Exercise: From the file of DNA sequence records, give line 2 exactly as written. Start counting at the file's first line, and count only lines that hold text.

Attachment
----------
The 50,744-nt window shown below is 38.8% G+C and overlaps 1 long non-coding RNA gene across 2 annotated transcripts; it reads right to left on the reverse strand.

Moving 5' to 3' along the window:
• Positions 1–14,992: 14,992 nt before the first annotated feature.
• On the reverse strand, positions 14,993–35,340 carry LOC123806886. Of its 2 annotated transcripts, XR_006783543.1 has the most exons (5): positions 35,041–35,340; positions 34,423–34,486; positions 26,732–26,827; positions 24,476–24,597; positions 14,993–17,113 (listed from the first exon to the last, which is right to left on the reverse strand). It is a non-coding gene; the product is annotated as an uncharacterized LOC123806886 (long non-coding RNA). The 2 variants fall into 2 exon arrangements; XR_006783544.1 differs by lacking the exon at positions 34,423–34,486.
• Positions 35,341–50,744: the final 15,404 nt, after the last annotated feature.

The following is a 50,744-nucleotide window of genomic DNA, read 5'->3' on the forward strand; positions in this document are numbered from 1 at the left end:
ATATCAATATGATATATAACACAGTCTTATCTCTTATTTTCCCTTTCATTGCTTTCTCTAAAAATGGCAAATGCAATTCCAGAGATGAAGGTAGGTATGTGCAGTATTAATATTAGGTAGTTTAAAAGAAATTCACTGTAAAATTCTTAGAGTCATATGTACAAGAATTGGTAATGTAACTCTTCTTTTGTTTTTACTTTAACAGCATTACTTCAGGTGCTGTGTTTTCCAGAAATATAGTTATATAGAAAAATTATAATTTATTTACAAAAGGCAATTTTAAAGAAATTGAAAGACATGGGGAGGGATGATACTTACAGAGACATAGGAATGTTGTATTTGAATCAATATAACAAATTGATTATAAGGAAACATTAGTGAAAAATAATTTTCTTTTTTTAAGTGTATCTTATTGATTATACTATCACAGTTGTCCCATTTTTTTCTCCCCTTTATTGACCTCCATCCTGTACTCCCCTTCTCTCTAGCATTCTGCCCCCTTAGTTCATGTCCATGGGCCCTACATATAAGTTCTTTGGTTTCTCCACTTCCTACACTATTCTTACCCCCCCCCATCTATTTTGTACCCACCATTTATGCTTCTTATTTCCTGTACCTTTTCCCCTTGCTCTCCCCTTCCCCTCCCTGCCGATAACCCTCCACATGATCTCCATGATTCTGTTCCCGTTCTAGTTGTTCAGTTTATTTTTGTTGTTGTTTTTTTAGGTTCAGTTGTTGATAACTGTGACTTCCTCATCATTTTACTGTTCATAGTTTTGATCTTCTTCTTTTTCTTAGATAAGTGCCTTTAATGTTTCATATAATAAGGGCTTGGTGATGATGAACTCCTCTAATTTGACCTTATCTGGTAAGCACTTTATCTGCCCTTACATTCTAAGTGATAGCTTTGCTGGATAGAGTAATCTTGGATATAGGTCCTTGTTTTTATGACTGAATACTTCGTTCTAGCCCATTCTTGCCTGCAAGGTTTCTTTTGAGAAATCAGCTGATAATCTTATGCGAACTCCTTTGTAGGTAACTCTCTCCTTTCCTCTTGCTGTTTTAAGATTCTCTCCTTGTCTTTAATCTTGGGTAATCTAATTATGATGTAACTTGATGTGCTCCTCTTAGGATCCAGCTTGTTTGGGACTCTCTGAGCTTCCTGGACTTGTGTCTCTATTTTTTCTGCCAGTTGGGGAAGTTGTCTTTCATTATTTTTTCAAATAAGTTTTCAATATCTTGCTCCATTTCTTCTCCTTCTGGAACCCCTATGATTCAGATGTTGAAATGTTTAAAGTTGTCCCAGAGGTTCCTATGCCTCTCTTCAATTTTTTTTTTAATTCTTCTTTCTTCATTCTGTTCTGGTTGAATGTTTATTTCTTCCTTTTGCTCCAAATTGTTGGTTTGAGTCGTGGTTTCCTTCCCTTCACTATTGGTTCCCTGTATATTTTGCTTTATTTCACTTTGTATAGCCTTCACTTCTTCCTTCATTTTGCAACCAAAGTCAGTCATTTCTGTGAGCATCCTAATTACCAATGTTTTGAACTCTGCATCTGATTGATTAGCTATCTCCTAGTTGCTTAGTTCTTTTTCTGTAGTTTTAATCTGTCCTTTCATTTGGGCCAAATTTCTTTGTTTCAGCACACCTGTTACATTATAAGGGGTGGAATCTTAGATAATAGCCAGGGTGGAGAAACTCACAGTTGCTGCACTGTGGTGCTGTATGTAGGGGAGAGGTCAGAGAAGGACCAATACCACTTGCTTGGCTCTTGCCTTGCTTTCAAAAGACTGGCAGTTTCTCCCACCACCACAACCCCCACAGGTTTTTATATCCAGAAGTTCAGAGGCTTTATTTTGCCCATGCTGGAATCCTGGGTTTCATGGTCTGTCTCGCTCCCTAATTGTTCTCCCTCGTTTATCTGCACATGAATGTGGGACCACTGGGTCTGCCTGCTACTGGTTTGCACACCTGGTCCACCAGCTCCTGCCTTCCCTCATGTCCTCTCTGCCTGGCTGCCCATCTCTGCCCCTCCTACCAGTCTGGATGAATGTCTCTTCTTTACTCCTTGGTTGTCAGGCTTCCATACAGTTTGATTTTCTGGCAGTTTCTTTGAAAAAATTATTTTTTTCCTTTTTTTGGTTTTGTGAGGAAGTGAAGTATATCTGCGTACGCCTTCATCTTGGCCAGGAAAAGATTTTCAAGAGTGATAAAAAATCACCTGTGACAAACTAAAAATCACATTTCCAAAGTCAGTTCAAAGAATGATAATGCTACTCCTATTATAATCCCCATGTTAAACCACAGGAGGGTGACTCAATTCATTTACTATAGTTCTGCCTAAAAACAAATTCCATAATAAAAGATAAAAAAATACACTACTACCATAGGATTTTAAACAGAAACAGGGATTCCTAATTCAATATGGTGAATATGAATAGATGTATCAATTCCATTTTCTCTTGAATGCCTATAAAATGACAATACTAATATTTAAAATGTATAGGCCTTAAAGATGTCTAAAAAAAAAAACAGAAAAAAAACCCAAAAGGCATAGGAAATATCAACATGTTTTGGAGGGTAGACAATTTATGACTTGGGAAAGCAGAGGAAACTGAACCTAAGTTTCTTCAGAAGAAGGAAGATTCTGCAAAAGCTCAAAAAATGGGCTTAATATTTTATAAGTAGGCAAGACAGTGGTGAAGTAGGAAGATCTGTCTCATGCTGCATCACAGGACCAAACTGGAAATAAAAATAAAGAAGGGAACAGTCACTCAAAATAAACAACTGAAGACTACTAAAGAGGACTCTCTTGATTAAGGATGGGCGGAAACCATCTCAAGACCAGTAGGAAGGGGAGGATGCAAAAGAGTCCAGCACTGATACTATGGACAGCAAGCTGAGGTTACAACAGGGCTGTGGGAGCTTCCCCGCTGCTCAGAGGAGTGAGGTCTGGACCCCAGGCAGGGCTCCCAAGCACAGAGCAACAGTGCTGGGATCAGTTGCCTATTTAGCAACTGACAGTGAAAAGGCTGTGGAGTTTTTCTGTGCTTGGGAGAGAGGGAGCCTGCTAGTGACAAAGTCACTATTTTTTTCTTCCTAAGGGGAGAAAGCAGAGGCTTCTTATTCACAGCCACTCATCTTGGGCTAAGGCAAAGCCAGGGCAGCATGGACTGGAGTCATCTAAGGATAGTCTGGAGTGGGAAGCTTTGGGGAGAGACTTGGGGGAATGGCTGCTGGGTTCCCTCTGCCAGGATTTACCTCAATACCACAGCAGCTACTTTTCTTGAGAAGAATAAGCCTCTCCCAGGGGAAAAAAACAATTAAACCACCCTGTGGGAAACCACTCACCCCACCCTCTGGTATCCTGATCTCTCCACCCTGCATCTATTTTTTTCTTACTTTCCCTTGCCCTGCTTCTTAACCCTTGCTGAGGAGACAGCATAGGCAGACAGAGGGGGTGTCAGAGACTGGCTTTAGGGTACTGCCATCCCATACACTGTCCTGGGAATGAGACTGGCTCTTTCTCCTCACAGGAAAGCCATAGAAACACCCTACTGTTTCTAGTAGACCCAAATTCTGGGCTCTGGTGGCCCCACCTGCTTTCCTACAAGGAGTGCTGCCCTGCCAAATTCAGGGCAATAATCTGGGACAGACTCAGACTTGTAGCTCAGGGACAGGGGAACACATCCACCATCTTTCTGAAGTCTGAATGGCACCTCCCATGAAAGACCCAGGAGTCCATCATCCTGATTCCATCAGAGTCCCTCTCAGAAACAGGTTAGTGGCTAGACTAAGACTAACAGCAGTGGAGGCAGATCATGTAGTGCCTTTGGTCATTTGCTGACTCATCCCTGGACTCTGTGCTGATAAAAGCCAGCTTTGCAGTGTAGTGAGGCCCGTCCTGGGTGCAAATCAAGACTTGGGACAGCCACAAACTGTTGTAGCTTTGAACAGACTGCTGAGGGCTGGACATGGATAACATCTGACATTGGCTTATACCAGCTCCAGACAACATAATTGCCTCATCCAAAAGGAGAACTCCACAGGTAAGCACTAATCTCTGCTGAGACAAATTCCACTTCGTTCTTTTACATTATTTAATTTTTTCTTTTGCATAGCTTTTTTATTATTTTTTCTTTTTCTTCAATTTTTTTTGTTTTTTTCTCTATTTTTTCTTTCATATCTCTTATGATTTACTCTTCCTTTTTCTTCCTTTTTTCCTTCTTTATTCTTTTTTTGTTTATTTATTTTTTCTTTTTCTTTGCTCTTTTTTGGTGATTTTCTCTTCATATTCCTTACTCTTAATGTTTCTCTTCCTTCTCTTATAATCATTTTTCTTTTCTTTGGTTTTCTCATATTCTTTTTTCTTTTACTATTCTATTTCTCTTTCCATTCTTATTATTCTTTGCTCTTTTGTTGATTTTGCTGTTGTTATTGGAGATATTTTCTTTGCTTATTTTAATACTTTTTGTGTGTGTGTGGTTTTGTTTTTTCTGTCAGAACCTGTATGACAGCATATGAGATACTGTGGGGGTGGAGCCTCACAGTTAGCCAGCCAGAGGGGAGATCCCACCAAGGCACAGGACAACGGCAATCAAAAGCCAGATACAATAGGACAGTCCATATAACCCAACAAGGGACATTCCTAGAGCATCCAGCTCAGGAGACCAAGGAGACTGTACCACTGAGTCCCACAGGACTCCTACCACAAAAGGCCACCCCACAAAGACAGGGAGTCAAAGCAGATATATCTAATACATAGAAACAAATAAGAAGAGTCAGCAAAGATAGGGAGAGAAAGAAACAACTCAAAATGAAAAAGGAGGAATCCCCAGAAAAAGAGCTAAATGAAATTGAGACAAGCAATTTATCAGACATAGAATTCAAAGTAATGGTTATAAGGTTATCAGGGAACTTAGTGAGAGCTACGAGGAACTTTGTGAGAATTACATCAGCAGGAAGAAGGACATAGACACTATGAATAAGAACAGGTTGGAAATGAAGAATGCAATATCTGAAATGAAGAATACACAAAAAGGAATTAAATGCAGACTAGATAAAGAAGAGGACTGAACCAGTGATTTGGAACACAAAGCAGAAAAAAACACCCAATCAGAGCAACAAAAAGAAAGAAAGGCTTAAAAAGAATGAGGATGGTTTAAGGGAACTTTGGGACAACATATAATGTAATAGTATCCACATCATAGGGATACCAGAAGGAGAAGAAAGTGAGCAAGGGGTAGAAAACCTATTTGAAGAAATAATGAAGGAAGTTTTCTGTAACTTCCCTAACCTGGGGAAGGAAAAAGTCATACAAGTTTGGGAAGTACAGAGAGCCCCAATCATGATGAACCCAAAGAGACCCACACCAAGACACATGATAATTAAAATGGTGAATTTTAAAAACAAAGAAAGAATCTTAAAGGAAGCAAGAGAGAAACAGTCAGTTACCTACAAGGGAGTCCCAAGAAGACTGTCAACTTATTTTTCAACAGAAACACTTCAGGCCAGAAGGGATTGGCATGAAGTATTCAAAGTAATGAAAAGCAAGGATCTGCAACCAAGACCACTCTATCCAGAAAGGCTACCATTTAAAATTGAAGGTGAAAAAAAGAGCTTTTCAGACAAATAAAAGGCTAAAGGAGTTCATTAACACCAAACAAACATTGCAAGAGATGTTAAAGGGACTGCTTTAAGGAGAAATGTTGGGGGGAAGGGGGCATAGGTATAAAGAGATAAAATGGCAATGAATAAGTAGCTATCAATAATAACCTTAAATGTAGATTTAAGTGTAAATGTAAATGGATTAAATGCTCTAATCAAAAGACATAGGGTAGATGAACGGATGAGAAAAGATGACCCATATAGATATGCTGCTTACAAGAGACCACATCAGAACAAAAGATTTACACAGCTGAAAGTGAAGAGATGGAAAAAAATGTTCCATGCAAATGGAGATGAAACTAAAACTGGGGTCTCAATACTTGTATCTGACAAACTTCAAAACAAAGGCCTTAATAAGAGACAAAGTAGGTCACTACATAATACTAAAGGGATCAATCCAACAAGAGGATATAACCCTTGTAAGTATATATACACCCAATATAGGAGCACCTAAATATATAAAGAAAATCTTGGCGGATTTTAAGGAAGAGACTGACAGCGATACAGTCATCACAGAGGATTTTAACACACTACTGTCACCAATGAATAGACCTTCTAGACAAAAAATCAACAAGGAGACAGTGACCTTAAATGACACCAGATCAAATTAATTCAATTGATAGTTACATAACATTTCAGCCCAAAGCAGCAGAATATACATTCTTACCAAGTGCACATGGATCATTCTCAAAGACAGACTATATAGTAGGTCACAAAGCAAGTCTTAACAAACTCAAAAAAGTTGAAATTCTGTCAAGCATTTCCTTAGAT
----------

Moving 5' to 3' along the window: